June Johnson lives alone in her home. It’s the home she and her husband built 40 years ago, and it’s where she’s most comfortable.
June doesn’t drive anymore, and with all of her family in another state, she can no longer attend church services or community events. As she ages, June loses experiences that once were foundational in her life.
The loss of meaningful connections to people and social events can cause depression, which has more serious health consequences in older adults than any other age group.
But could technology connect June—and millions of people like her—once again to the things she loves the most? Could technology allow once-isolated seniors to attend a granddaughter’s recital, family reunions, church services, or book clubs?

Creating A Good Fit

Many technologies already exist to virtually connect people around the globe. But for people who are not tech savvy, these technologies can be cumbersome and confusing. The technology also isn’t designed to meet the specific needs of people who deal with vision and hearing loss.

Innovation teams at Verizon Wireless and the Good Samaritan Society are working to repackage videoconferencing technology to make it easier for seniors to use. That might mean bigger screens, one-click access, and better sound quality. The program, still in the testing stage, is called Window to the World. In one test, a woman was able to connect virtually with the quilting group she hadn’t attended for several years because she did not want to leave her husband home alone.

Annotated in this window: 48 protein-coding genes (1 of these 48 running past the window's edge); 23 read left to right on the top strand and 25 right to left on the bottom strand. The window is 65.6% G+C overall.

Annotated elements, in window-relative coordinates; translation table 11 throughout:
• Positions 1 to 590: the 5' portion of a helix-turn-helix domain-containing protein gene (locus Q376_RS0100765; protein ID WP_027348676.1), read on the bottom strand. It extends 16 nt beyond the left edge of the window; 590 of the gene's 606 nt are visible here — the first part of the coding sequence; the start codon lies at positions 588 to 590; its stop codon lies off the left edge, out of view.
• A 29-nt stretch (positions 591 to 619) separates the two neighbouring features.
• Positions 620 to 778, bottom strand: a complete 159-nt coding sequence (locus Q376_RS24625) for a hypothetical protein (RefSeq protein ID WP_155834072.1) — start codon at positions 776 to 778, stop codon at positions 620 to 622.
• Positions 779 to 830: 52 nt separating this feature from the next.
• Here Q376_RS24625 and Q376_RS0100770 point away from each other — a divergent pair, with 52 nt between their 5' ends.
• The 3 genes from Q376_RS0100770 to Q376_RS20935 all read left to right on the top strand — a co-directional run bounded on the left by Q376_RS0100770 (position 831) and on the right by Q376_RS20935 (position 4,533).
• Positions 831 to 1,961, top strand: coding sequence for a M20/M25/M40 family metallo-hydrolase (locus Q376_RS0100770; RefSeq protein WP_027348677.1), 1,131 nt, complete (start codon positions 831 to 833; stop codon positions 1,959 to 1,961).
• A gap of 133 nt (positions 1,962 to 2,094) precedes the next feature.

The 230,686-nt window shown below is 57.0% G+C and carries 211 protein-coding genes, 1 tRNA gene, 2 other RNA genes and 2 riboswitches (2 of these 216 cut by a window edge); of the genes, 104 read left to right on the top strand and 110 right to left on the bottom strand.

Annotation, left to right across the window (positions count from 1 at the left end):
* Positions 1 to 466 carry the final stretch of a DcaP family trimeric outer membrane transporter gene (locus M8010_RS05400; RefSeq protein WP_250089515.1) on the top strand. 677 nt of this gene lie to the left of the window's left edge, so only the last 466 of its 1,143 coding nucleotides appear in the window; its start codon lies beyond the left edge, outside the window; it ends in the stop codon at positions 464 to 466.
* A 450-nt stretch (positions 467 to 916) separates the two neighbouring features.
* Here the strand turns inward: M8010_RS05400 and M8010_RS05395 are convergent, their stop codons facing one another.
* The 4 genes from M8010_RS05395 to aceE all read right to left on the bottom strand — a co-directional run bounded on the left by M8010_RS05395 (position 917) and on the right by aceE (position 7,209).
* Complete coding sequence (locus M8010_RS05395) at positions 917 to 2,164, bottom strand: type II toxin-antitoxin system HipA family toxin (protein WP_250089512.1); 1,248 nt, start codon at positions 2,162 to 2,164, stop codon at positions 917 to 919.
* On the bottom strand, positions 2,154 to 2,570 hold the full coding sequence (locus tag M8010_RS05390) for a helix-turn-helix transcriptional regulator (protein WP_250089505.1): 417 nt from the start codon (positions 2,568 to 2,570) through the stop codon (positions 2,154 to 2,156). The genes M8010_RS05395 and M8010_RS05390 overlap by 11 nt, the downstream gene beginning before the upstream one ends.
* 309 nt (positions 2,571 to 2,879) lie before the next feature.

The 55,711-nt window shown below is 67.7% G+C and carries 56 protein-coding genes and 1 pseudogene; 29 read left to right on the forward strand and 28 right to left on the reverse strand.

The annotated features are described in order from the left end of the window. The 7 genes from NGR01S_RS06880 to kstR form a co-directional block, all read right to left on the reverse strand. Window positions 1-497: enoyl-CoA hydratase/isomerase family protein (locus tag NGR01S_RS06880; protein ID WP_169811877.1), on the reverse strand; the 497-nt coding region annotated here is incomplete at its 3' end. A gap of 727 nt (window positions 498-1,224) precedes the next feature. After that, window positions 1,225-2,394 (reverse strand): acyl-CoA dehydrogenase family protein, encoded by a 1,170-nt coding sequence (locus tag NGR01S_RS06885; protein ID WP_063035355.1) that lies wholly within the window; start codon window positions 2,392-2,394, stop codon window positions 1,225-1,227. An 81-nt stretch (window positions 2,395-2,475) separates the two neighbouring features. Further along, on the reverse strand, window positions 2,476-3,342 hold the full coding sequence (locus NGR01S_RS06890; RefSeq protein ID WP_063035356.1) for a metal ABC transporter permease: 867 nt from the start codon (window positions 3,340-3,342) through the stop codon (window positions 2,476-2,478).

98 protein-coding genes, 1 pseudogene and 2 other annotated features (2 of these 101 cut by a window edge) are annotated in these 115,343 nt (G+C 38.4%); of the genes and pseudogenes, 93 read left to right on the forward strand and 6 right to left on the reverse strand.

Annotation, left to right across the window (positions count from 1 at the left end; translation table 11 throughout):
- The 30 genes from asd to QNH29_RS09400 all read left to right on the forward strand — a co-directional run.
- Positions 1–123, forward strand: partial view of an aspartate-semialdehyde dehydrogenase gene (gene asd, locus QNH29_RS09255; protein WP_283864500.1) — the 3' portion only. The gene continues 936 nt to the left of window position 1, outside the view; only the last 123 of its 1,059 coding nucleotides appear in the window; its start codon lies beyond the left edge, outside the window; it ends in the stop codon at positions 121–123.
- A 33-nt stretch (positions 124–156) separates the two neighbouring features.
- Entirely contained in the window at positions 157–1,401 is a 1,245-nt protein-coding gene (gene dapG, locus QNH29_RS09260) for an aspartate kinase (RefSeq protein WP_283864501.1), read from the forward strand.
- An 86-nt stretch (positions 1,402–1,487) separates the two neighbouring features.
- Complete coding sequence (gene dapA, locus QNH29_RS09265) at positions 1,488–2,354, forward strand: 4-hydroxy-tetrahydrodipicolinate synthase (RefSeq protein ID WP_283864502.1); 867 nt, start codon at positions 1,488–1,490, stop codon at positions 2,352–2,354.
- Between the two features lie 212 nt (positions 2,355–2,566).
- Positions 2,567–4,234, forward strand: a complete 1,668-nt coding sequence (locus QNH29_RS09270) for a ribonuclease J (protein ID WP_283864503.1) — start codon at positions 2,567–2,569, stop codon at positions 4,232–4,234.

“The ability to connect with others is crucial, especially as we age,” says Kelly Soyland, director of research and innovation at The Evangelical Lutheran Good Samaritan Society. “Today, 11.3 million Americans age 65 and older are living alone in their own homes.”

Challenges To Being At Home

While it’s generally considered a good thing that seniors are able to stay in their familiar home and community surroundings, there are new challenges to seniors’ preference to be at home.

“They may become less mobile and unable to easily leave their home,” says Bruce Thalacker, senior pastor at South Canyon Lutheran Church in Rapid City, S. D., a third partner in the research. “Their friends often find themselves in the same situation. Family may live at a distance. And over time, seniors with limited mobility often become isolated from the world.”
The three partners hope they’re creating a product that can help solve some of the challenges of senior isolation.
For more information: Visit www.good-sam.com/vivo to follow Window to the World’s progress.

Kelly Horazdovsky is a communications consultant, writer, and editor for The Evangelical Lutheran Good Samaritan Society.